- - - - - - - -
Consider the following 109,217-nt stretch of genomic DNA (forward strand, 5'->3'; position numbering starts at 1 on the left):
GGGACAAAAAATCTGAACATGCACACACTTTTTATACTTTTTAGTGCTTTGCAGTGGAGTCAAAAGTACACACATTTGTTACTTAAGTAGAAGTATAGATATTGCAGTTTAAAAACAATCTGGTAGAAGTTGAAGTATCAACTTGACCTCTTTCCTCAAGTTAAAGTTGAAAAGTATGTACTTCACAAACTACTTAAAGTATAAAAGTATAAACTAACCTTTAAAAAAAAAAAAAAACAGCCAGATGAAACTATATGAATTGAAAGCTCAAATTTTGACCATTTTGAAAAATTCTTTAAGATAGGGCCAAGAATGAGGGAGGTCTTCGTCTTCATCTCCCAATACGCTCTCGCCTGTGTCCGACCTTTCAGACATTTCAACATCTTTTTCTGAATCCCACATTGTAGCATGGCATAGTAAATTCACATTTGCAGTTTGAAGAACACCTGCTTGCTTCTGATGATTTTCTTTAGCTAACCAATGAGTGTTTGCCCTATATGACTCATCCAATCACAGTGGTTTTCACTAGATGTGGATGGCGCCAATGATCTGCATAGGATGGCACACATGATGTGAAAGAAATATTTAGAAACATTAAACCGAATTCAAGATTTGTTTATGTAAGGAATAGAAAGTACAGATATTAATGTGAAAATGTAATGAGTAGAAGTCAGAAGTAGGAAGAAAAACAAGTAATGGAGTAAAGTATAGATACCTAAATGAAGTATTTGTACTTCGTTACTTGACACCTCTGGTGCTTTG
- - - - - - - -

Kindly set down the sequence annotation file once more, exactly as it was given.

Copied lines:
Consider the following 109,217-nt stretch of genomic DNA (forward strand, 5'->3'; position numbering starts at 1 on the left):
GGGACAAAAAATCTGAACATGCACACACTTTTTATACTTTTTAGTGCTTTGCAGTGGAGTCAAAAGTACACACATTTGTTACTTAAGTAGAAGTATAGATATTGCAGTTTAAAAACAATCTGGTAGAAGTTGAAGTATCAACTTGACCTCTTTCCTCAAGTTAAAGTTGAAAAGTATGTACTTCACAAACTACTTAAAGTATAAAAGTATAAACTAACCTTTAAAAAAAAAAAAAAACAGCCAGATGAAACTATATGAATTGAAAGCTCAAATTTTGACCATTTTGAAAAATTCTTTAAGATAGGGCCAAGAATGAGGGAGGTCTTCGTCTTCATCTCCCAATACGCTCTCGCCTGTGTCCGACCTTTCAGACATTTCAACATCTTTTTCTGAATCCCACATTGTAGCATGGCATAGTAAATTCACATTTGCAGTTTGAAGAACACCTGCTTGCTTCTGATGATTTTCTTTAGCTAACCAATGAGTGTTTGCCCTATATGACTCATCCAATCACAGTGGTTTTCACTAGATGTGGATGGCGCCAATGATCTGCATAGGATGGCACACATGATGTGAAAGAAATATTTAGAAACATTAAACCGAATTCAAGATTTGTTTATGTAAGGAATAGAAAGTACAGATATTAATGTGAAAATGTAATGAGTAGAAGTCAGAAGTAGGAAGAAAAACAAGTAATGGAGTAAAGTATAGATACCTAAATGAAGTATTTGTACTTCGTTACTTGACACCTCTGGTGCTTTG